The Ultimate Teammate: Kyle Schussler

By Pat Salvas

You don’t see him on most stat sheets. You don’t see him take to the ice following behind the lead of a massive Dartmouth flag and that night’s starting goaltender Fridays and Saturdays.

Most fans don’t see him at all. That’s because most fans aren’t at Thompson Arena for afternoon practices throughout the week.

That’s when you really take notice of Kyle Schussler. That’s where he leaves his mark on this century-old program.

It is there, everyday at practice, that Schussler, a soft-spoken, humble and down-to-earth native of Winnipeg, Manitoba, gives all his effort. And it’s there on that ice, that Kyle Schussler has earned the respect and admiration of every single one of his Dartmouth teammates.

Not your typical defenseman, Schussler is neither tall, nor terribly physically imposing, standing just 5-foot-9 and weighing in at 175. But what he lacks in physical stature, he more than makes up for in heart and dedication.

“Ever since I was a little kid my parents have always told us we could do whatever we wanted to do and for me that was always to play hockey. They instilled in me that whatever you do decide you have to do your best and work as hard as you can at it. They made sure that we understood that meant not to give up or quit,” he said of the work ethic that has defined him during his four years in Hanover.

The son of a truck driver and a restaurant manager, Schussler knows the sacrifices that were made for him to play hockey growing up and eventually attend college.

“My dad’s job is not very glamorous, but he does what he has to do to pay the bills and provide us with the life that we have. I have so much respect for him, for what he does and the amount of work he puts in.”

His support also comes from his sister, a speed skater who has twice represented Canada in the Olympics. His only family member to make the trip to the Granite State since Kyle came, Brittany saw what has kept her brother here.

“My sister came down my sophomore year and loved it. Colleges here are nothing like they are in Canada so it’s pretty incredible to come down and see a different aspect of school life at this age that we weren’t accustomed too. “

An unmistakable smile comes over Schussler face when talking about his family. But that same type of look also shows through when he talks about his teammates and especially those who came in with him in the fall of 2008.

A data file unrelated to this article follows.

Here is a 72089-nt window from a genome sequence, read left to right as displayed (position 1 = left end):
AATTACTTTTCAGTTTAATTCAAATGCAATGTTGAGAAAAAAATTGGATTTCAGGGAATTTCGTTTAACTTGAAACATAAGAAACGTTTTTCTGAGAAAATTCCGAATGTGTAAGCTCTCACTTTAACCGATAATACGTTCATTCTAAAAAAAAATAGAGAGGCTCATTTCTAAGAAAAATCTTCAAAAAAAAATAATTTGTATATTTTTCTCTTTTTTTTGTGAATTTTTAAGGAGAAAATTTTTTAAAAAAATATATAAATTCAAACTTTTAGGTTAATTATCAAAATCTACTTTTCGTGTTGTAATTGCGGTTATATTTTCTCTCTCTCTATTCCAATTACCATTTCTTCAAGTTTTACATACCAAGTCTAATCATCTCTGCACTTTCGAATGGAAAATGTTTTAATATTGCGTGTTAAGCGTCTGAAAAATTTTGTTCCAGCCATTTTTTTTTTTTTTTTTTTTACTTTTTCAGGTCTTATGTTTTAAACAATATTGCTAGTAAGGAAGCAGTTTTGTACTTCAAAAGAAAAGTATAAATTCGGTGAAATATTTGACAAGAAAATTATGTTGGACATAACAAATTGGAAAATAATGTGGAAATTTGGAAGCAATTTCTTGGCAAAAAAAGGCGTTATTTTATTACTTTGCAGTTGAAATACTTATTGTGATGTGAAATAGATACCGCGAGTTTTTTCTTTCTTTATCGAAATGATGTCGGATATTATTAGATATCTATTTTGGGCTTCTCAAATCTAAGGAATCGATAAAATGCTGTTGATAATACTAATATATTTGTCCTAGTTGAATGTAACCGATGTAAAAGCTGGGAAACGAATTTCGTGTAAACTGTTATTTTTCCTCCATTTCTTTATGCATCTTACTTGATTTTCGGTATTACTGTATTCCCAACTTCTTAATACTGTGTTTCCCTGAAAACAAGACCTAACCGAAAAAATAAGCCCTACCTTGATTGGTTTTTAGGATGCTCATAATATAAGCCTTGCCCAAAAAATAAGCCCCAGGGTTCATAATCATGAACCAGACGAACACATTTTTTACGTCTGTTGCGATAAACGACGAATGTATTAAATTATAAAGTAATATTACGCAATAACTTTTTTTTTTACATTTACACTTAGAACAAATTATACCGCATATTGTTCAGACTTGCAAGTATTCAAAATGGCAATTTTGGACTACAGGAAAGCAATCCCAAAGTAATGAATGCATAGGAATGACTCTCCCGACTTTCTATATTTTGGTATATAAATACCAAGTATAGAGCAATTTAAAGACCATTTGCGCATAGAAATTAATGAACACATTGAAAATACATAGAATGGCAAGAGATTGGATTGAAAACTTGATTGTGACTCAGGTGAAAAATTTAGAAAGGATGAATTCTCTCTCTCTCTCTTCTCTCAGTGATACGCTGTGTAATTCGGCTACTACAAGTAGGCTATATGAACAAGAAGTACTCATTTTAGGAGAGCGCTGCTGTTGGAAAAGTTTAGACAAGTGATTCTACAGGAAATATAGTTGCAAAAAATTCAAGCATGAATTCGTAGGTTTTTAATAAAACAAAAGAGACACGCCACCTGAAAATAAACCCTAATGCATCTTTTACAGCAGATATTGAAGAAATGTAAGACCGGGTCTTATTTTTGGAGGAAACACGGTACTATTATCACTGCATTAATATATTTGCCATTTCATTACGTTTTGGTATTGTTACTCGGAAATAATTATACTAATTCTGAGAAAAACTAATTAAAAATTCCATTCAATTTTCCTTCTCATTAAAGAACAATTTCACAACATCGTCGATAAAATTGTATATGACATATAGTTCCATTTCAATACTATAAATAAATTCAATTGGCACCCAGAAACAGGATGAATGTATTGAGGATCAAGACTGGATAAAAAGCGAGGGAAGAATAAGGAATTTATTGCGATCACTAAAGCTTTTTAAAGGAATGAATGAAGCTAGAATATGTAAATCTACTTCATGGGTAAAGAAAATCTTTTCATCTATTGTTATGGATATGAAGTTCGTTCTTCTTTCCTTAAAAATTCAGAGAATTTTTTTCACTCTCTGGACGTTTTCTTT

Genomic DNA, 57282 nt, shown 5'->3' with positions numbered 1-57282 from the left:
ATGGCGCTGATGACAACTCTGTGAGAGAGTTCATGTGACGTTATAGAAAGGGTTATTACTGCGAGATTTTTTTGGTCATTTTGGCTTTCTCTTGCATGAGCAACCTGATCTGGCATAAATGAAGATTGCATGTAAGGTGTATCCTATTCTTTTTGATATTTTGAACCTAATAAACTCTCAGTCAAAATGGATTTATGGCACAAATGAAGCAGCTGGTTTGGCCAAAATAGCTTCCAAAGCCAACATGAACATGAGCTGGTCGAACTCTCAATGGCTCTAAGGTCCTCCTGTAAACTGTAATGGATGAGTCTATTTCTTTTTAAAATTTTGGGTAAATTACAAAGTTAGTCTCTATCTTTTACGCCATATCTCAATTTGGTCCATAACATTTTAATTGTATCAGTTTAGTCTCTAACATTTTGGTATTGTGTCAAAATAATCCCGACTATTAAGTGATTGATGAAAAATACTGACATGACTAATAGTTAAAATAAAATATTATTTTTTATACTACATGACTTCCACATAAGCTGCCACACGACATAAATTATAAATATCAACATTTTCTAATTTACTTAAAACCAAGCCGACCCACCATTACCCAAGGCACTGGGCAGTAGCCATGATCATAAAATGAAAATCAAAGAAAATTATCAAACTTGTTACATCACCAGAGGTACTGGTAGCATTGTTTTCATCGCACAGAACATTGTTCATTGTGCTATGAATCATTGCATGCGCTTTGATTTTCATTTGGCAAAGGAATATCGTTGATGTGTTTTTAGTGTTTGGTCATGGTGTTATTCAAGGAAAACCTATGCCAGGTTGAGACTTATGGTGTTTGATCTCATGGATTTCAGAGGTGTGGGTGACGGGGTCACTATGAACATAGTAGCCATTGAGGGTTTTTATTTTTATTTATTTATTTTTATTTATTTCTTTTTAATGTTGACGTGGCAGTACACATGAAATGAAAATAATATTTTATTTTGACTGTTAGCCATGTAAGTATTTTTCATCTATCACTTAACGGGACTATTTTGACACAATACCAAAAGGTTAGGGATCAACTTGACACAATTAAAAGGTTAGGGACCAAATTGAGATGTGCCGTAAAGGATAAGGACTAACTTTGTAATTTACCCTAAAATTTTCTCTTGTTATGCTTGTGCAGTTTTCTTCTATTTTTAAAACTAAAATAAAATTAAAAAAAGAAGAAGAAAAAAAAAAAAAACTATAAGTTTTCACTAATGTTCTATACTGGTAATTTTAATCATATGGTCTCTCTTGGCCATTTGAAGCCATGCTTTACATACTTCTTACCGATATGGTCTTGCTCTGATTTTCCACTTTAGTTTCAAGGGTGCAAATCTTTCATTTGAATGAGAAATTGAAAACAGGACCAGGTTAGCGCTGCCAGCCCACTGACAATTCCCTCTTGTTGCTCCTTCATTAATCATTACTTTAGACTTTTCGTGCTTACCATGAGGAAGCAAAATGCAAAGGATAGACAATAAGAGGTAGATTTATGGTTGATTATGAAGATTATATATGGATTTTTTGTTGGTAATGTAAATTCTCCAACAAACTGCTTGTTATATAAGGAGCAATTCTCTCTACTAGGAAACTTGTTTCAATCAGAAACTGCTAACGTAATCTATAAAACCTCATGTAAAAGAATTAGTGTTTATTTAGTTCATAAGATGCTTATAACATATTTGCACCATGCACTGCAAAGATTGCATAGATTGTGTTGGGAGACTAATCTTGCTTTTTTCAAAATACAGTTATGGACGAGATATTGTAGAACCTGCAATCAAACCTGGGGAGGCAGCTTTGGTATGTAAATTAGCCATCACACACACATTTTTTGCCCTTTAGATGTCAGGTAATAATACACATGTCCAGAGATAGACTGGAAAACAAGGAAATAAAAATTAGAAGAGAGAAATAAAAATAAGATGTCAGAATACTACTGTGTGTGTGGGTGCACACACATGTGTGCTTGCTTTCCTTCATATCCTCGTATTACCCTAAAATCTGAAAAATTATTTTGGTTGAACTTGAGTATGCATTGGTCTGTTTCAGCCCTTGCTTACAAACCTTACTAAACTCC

“Those guys are very special to me. There is something that you just can’t explain other than to say that they truly are your family. I know a lot of the guys have their families close and a lot of those people have become like my family too.”

Growing up in Winnipeg, Schussler and his parents moved to Alberta when he was 17 where he played his midget and junior hockey.

A member of the Okotoks Oilers, Schussler met teammate Andrew Oswiak ’11 who was a contributing factor in his decision to come to Dartmouth. And after four years, Schsussler has come to understand there is something about college hockey younger players don’t see until they play in the NCAA.

“You play a couple years of juniors, but there is a lot of turnover. Guys get traded, moved up and down or go other places. It’s nothing like what you get playing in school. It’s pretty incredible to play four years with the same guys and really get to know them.”

Playing in just three games over four seasons might be deflating to some, but that hasn’t necessarily been the case with Schussler, who has always had the support of those around him in the locker room.

“There is no question that my teammates have been some of my biggest supporters since coming here. With my family so far away, it’s one of those things right when you get here you understand that your teammates are now part of your family and are here to help you with things.

“There’s been multiple times when one of them has come to me and been really open and helped to motivate me. It’s been a different guy each time too,” he added.

When posed with the question about why he is so well-respected in the dressing room, Schussler tried to defect the attention away from himself and back onto others.

“I don’t know why they feel like that. I try and help them out as much as I can. They do the same thing for me, so it’s really just a mutual respect. “

He continued, “Those guys work just as hard as I do and have an opportunity that they take advantage of and I love to see that for them.”

“Schuss is the best teammate I’ve ever played with,” senior goaltender Jody O’Neill said. “He makes everyone around him better by continually pushing us each practice. He may be more bruised after one practice of blocking shots than some guys are in an entire weekend of playing games.”

With his time dwindling down in Hanover, Schussler (a history and art major) is just like any other college student. He is uncertain as to his future, but he does have a general idea of the direction he would like to take.

“I’m not sure what I want to do yet, but I know it’s going to be something to do with hockey,” he said. “It’s too much of an important part of my life that I’m not ready to give up on yet. I just always want to be involved in the game.”

Although his parents won’t be making it to Hanover for the final weekend of the regular season and the fans in attendance might not know him as well as the other members of his graduating class, you can bet that the biggest ovation that night from the players will be for the teammate who has worn a suit most Fridays and Saturdays, but is there battling alongside them the rest of the week.

And with that, maybe Kyle Schussler will have the most family in attendance this weekend.